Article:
Tim Foster of Sun Ireland wrote up this concise summary of installing the latest OpenSolaris Indiana Preview 2 on a CompactFlash card:
On Mon, 2008-02-18 at 13:44 +0000, Brian Nitz wrote:
> I wonder if you can post or blog the steps you took to accomplish this
> and what exactly you accomplished (I assume it isn’t specific to the eePC?)
Sure, it was pretty straightforward actually, providing your machine is able to boot from the target device [ these steps won’t provide bios support where there was none before! ]
Here’s what you need in order to boot from an alternate pool, “tank” in the steps below, all done as the root user.
1. Install Indiana on a big disk, giving you a pool called “rpool” – I used an external USB hard disk.
2. Reboot the system as normal, from rpool
3. Take a recursive snapshot of this:
# zfs snapshot -r rpool@snap
4. Create a pool on the device you want to boot from
# zpool create tank c8t0d0s0
Obviously your device will differ.
Note that this needs to be a SMI labeled disk: run “format -e ” and use fdisk to determine that you definitely have a Solaris partition, and use ‘l’ within format to label the disk.
If you want to swap to that disk, remember to assign a slice for swap [ given that I only had a 4gb SD card, but 2gb of ram, I didn’t really need swap, and couldn’t afford to dedicate space for swap/dump on the target disk]
5. Send the snapshot to the target pool
# zfs send -R rpool@snap | zfs recv -Fd tank
You’ll probably get warnings about not being able to mount /export/home or /opt – given that these are already mounted from rpool.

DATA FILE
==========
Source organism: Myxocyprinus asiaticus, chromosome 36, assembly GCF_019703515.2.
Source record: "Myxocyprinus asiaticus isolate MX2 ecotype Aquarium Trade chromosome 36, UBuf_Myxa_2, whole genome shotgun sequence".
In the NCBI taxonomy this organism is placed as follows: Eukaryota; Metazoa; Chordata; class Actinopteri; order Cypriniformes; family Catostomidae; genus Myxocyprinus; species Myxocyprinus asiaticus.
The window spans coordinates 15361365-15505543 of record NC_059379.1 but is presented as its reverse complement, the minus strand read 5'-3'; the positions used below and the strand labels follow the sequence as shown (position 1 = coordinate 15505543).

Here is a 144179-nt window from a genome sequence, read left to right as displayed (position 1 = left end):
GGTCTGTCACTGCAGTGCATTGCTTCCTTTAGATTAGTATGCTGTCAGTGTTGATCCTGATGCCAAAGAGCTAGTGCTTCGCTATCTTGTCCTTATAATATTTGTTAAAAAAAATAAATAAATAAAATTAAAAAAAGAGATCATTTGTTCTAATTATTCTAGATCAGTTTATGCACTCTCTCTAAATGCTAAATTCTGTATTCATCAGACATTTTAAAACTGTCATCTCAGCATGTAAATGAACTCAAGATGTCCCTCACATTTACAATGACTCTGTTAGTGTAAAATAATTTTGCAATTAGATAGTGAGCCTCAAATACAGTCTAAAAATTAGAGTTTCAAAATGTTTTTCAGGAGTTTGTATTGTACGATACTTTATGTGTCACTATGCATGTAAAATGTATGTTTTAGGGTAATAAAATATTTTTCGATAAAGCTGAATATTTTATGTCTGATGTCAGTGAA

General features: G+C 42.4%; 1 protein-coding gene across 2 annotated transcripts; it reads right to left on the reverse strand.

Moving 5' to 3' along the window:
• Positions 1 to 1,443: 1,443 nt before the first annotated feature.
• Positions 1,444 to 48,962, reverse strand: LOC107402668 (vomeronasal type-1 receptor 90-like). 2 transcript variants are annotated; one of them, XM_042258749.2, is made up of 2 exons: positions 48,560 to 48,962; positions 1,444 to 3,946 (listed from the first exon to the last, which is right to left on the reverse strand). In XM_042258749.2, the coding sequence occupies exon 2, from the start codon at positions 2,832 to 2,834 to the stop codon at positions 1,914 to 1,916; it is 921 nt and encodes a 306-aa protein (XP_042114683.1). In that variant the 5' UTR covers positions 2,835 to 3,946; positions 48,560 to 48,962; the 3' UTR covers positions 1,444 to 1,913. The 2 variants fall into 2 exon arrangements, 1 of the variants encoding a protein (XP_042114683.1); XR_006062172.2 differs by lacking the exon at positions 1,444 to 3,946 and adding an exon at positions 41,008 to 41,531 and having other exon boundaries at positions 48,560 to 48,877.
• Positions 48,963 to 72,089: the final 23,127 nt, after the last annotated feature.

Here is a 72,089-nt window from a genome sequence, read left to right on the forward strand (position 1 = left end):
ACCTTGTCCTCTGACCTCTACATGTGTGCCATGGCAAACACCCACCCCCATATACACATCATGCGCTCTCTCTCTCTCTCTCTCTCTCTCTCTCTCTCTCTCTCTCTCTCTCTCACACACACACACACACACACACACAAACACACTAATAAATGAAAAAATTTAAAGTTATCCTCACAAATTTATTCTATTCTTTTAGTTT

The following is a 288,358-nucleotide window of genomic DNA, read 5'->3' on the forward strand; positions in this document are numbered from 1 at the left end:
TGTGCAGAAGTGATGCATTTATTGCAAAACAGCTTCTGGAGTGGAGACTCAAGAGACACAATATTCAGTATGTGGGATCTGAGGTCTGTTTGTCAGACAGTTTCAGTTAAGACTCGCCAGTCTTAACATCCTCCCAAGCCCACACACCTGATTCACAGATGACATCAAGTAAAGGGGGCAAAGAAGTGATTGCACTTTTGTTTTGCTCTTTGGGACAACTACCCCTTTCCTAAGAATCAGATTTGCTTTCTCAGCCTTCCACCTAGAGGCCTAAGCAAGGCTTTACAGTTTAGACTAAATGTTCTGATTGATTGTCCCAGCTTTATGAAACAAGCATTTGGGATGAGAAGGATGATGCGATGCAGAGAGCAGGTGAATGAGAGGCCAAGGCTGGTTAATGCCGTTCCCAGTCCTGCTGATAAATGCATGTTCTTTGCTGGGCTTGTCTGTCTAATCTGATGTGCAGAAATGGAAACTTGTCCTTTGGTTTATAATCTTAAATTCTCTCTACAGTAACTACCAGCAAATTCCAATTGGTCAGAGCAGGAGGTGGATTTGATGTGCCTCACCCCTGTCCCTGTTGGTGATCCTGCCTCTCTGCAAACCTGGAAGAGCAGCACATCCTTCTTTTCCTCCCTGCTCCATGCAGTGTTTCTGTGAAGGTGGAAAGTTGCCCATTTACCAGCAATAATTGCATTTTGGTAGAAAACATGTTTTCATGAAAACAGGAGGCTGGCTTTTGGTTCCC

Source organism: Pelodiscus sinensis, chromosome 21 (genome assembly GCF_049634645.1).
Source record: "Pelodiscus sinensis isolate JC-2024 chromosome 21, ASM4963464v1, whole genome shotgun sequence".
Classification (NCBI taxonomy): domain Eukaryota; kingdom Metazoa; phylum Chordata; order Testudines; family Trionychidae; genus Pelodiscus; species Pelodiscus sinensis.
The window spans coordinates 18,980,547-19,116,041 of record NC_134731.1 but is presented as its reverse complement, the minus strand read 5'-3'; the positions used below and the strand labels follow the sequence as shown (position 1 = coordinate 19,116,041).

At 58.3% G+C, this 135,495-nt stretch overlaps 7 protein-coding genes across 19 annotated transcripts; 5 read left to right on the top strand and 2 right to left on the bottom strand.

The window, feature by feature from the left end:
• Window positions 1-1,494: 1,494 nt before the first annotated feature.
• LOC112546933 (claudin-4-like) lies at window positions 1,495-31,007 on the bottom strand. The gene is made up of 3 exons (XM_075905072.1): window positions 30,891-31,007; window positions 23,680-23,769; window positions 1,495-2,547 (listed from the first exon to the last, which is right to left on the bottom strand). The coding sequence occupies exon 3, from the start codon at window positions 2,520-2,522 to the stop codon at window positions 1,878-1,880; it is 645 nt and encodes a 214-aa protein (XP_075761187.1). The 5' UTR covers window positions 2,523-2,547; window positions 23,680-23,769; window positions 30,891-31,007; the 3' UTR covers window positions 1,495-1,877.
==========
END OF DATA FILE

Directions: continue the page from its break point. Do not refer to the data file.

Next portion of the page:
If you want the target pool to have compressed filesystems, you need to set this on the source filesystems *before* issuing the zfs send command, (zfs filesystem properties get copied over, along with the sendstream) so “zfs set compression=on rpool/ROOT/preview2” – obviously that’ll only affect new blocks written to rpool, but doing so will cause all new blocks on tank to get compressed when you send those snap shotstreams over to the other pool.
6. Fix up etc/vfstab entries, set the bootfs property on tank and install grub
# mkdir /tmp/a
# mount -F zfs tank/ROOT/preview2 /tmp/a
# vi /tmp/a/etc/vfstab(edit swap and the entry for “/”)
# zpool set bootfs=tank/ROOT/preview2 tank
# installgrub /tmp/a/boot/grub/stage1 /tmp/a/boot/grub/stage2 /dev/rdsk/c8t0d0s0
# bootadm update-archive -R /tmp/a
7. Set your bios to boot from your new target device, or remember to jump into the boot-device selection dialog from your bios screen.
I think that’s all I did – anyone else, feel free to point out any steps I’ve missed!